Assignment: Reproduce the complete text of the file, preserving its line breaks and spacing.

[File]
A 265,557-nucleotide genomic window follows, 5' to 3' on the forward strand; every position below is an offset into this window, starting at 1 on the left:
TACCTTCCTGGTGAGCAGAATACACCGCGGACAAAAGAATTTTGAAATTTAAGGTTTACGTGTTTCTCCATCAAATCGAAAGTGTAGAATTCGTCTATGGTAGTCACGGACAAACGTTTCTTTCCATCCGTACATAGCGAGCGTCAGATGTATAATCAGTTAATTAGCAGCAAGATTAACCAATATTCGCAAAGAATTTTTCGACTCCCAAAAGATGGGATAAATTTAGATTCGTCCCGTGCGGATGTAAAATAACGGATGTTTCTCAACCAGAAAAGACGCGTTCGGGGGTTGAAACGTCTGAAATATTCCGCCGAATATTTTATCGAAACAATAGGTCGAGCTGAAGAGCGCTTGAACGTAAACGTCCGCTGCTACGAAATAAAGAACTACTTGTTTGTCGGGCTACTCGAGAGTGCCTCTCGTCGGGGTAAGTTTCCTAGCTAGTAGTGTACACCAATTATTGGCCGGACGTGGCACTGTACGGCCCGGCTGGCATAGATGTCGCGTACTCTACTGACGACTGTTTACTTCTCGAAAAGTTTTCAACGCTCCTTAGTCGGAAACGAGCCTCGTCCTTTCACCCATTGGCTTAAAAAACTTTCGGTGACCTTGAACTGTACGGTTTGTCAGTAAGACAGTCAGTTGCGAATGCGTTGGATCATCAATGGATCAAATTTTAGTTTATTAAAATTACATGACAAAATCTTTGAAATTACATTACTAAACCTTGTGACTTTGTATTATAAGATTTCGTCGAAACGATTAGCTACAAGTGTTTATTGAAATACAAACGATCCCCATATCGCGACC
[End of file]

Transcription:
A 265,557-nucleotide genomic window follows, 5' to 3' on the forward strand; every position below is an offset into this window, starting at 1 on the left:
TACCTTCCTGGTGAGCAGAATACACCGCGGACAAAAGAATTTTGAAATTTAAGGTTTACGTGTTTCTCCATCAAATCGAAAGTGTAGAATTCGTCTATGGTAGTCACGGACAAACGTTTCTTTCCATCCGTACATAGCGAGCGTCAGATGTATAATCAGTTAATTAGCAGCAAGATTAACCAATATTCGCAAAGAATTTTTCGACTCCCAAAAGATGGGATAAATTTAGATTCGTCCCGTGCGGATGTAAAATAACGGATGTTTCTCAACCAGAAAAGACGCGTTCGGGGGTTGAAACGTCTGAAATATTCCGCCGAATATTTTATCGAAACAATAGGTCGAGCTGAAGAGCGCTTGAACGTAAACGTCCGCTGCTACGAAATAAAGAACTACTTGTTTGTCGGGCTACTCGAGAGTGCCTCTCGTCGGGGTAAGTTTCCTAGCTAGTAGTGTACACCAATTATTGGCCGGACGTGGCACTGTACGGCCCGGCTGGCATAGATGTCGCGTACTCTACTGACGACTGTTTACTTCTCGAAAAGTTTTCAACGCTCCTTAGTCGGAAACGAGCCTCGTCCTTTCACCCATTGGCTTAAAAAACTTTCGGTGACCTTGAACTGTACGGTTTGTCAGTAAGACAGTCAGTTGCGAATGCGTTGGATCATCAATGGATCAAATTTTAGTTTATTAAAATTACATGACAAAATCTTTGAAATTACATTACTAAACCTTGTGACTTTGTATTATAAGATTTCGTCGAAACGATTAGCTACAAGTGTTTATTGAAATACAAACGATCCCCATATCGCGACC